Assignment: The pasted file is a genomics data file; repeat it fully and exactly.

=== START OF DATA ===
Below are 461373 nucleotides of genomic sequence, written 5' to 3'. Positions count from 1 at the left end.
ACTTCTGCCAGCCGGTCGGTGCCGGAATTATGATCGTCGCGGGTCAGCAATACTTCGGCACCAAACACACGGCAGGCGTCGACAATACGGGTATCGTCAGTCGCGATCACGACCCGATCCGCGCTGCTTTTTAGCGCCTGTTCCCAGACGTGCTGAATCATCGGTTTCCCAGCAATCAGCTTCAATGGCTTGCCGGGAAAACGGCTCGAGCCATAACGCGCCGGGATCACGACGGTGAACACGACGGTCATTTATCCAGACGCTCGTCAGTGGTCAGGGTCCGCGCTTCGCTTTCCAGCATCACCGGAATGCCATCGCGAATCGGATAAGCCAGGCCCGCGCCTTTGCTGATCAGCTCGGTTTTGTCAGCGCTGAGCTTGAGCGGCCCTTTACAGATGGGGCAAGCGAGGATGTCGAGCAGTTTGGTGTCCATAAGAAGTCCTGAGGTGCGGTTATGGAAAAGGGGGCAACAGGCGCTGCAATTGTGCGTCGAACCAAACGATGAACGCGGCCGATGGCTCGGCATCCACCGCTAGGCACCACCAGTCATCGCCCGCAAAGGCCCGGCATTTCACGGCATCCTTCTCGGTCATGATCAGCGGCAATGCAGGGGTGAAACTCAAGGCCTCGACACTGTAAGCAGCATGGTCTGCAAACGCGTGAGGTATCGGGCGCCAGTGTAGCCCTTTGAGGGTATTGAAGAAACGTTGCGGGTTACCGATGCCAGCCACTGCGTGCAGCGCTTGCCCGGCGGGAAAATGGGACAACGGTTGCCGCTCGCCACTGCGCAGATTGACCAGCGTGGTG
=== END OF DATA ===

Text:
Below are 461373 nucleotides of genomic sequence, written 5' to 3'. Positions count from 1 at the left end.
ACTTCTGCCAGCCGGTCGGTGCCGGAATTATGATCGTCGCGGGTCAGCAATACTTCGGCACCAAACACACGGCAGGCGTCGACAATACGGGTATCGTCAGTCGCGATCACGACCCGATCCGCGCTGCTTTTTAGCGCCTGTTCCCAGACGTGCTGAATCATCGGTTTCCCAGCAATCAGCTTCAATGGCTTGCCGGGAAAACGGCTCGAGCCATAACGCGCCGGGATCACGACGGTGAACACGACGGTCATTTATCCAGACGCTCGTCAGTGGTCAGGGTCCGCGCTTCGCTTTCCAGCATCACCGGAATGCCATCGCGAATCGGATAAGCCAGGCCCGCGCCTTTGCTGATCAGCTCGGTTTTGTCAGCGCTGAGCTTGAGCGGCCCTTTACAGATGGGGCAAGCGAGGATGTCGAGCAGTTTGGTGTCCATAAGAAGTCCTGAGGTGCGGTTATGGAAAAGGGGGCAACAGGCGCTGCAATTGTGCGTCGAACCAAACGATGAACGCGGCCGATGGCTCGGCATCCACCGCTAGGCACCACCAGTCATCGCCCGCAAAGGCCCGGCATTTCACGGCATCCTTCTCGGTCATGATCAGCGGCAATGCAGGGGTGAAACTCAAGGCCTCGACACTGTAAGCAGCATGGTCTGCAAACGCGTGAGGTATCGGGCGCCAGTGTAGCCCTTTGAGGGTATTGAAGAAACGTTGCGGGTTACCGATGCCAGCCACTGCGTGCAGCGCTTGCCCGGCGGGAAAATGGGACAACGGTTGCCGCTCGCCACTGCGCAGATTGACCAGCGTGGTG